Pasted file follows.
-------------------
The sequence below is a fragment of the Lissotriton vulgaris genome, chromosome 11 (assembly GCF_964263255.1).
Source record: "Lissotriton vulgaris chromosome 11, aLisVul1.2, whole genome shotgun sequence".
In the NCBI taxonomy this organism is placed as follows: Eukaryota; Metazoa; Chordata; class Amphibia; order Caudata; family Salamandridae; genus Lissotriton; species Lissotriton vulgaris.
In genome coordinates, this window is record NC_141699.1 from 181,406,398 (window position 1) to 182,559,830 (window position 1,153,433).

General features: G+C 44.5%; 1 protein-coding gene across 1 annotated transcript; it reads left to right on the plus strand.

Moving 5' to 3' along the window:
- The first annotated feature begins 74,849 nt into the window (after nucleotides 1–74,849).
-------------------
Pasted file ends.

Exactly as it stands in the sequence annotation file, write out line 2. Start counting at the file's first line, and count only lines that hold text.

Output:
Source record: "Lissotriton vulgaris chromosome 11, aLisVul1.2, whole genome shotgun sequence".